Understanding What Makes Captive Gorilla Hearts Tick
Kent State Anthropology Professor Contributes to Collaborative Research Project
We’ve known for some time that heart disease is prevalent in captive gorilla populations and is a leading cause of death. This is why, in 2010, the Great Ape Heart Project based at Zoo Atlanta (www.greatapeheartproject.org) was formed. The project provides a network of clinical, pathologic and research strategies to aid in the understanding and treating of cardiac disease in all the ape species, with the ultimate goal of reducing cardiovascular-related mortalities and improving the health and welfare of great apes in human care.
“Gorilla heart disease is similar to, but different from, what we see in humans,” said Hayley Murphy, D.V.M., deputy director of Zoo Atlanta, director of the Great Ape Heart Project and co-author of a recent paper that appears in the journal PLOS ONE. “In humans, we primarily see atherosclerosis – plaques that form in the vessels from cholesterol. In contrast, gorilla hearts get thick, which causes scarring and interferes with normal heart function.”
In the present study, veterinarians, human cardiologists and researchers joined forces to examine data gathered from zoos across the United States. They gathered information during routine health exams from 44 males and 25 females. Using echocardiograph data and serum measures that veterinarians gathered at the various institutions, the authors were able to examine not only which gorillas had heart disease, but also what factors may be related to illness.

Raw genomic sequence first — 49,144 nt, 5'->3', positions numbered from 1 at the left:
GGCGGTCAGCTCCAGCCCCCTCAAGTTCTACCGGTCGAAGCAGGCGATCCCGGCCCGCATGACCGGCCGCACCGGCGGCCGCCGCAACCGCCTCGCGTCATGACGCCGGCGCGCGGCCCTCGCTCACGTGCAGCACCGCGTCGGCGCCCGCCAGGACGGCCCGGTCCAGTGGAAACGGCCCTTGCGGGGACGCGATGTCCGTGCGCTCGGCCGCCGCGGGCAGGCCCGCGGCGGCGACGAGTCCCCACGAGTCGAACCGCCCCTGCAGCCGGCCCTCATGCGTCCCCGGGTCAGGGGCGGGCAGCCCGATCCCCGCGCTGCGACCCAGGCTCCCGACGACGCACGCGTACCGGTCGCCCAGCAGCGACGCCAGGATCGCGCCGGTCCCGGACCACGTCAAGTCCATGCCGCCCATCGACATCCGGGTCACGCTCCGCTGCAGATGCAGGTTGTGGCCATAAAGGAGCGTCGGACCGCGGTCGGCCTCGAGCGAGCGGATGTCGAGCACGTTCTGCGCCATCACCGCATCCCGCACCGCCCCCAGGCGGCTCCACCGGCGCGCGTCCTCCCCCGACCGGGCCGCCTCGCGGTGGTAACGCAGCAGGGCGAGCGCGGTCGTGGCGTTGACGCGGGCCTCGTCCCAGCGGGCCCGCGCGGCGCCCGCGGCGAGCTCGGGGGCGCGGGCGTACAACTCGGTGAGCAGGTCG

“One mysterious finding is that the majority of gorillas that develop heart disease are males,” said co-author Mary Ann Raghanti, Ph.D., anthropology professor and chair in the College of Arts and Sciences at Kent State University. “While females do develop heart disease in some cases, the disease is less prevalent in the females, despite living just as long – or longer – than males.”
Lead author Patricia Dennis, D.V.M., Ph.D., veterinary epidemiologist at Cleveland Metroparks Zoo and associate professor at the Ohio State University College of Veterinary Medicine, remarked, “We are one step closer to understanding heart disease in gorillas. As we have become more aware of the health risks of obesity in ourselves, we also are managing animal nutrition to prevent obesity. Zoos are actively managing and improving diets. Research will continue as we try to understand not only what causes heart disease in male gorillas but also why females don’t seem to develop as much heart disease. Ultimately, our goal is to prevent heart disease in the next generation of gorillas in our care.”
To read the PLOS ONE paper titled “Cardiac Disease Is Linked to Adiposity in Male Gorillas,” visit http://journals.plos.org/plosone/article?id=10.1371/journal.pone.0218763.
For more information about Kent State’s Department of Anthropology, visit www.kent.edu/anthropology.
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Mary Ann Raghanti, Ph.D., anthropology professor and chair in the College of Arts and Sciences at Kent State University, is involved in a collaborative research project to examine heart disease in gorillas.